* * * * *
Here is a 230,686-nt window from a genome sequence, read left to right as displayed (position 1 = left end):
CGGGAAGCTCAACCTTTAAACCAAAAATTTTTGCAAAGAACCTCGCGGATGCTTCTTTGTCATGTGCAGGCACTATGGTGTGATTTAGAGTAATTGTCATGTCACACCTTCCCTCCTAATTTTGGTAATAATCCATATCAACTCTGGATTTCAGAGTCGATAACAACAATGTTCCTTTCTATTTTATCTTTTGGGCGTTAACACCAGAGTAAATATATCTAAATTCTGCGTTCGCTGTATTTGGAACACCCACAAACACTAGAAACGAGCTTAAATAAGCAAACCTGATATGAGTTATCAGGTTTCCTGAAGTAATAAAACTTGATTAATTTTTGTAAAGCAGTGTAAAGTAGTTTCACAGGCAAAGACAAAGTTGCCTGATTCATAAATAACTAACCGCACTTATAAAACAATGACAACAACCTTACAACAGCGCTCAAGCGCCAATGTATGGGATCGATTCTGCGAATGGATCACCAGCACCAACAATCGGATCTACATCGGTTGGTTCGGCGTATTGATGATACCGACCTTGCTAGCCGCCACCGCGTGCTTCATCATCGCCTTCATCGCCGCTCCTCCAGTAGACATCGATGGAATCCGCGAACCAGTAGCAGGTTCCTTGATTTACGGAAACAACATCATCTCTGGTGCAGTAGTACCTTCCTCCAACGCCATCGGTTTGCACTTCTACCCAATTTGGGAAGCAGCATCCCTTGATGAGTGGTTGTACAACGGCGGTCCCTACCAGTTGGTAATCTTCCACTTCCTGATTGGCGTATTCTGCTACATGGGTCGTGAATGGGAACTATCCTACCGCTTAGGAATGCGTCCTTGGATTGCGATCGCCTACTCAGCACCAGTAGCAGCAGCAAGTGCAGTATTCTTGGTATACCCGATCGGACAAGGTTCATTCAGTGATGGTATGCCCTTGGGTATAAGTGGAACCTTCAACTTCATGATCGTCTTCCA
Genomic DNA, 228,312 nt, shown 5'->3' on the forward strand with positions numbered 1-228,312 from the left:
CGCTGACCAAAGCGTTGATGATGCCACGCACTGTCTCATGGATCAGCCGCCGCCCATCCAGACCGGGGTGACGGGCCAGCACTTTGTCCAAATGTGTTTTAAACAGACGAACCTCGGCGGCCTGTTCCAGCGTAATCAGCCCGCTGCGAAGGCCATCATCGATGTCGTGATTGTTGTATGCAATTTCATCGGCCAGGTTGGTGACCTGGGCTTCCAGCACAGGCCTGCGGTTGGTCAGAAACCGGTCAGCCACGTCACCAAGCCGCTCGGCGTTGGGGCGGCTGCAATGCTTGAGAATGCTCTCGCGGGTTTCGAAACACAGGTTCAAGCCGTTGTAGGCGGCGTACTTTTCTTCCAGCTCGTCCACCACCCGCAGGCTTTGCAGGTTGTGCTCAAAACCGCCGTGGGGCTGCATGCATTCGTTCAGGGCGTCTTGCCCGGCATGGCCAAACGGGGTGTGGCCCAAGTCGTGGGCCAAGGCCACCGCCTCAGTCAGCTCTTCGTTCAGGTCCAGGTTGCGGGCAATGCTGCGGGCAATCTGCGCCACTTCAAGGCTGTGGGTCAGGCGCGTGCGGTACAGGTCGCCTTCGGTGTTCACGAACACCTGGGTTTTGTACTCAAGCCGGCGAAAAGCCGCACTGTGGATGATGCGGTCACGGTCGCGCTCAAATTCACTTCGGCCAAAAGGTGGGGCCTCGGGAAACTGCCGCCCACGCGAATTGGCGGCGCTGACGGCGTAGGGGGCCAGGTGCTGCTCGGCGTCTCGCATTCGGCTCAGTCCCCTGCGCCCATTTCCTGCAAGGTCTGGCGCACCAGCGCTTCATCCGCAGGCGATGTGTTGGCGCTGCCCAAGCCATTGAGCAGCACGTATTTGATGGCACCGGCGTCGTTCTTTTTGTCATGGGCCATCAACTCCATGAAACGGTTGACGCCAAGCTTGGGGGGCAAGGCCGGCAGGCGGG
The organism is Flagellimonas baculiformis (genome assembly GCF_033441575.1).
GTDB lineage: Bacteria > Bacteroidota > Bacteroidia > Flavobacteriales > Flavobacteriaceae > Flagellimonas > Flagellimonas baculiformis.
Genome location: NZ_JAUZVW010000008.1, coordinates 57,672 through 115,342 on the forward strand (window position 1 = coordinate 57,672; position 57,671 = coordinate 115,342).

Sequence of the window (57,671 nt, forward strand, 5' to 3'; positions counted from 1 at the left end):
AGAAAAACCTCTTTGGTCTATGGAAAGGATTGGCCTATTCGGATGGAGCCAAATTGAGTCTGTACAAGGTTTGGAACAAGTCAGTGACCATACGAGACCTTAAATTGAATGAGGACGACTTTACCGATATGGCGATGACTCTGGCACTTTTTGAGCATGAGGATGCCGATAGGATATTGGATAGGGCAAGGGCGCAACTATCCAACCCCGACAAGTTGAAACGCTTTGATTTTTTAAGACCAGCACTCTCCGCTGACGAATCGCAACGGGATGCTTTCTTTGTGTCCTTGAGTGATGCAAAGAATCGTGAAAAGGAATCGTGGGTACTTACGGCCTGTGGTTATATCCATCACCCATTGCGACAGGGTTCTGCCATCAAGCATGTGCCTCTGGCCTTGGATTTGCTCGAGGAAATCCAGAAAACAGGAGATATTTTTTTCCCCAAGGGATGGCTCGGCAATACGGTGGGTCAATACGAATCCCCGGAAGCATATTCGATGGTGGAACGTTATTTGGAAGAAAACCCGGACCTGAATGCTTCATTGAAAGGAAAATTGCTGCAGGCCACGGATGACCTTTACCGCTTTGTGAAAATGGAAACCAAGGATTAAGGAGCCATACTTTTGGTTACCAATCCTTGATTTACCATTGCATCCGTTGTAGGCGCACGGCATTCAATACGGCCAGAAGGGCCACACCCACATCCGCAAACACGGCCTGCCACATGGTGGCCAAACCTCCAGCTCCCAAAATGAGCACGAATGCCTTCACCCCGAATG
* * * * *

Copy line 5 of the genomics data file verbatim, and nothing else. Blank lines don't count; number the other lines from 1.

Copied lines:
The organism is Flagellimonas baculiformis (genome assembly GCF_033441575.1).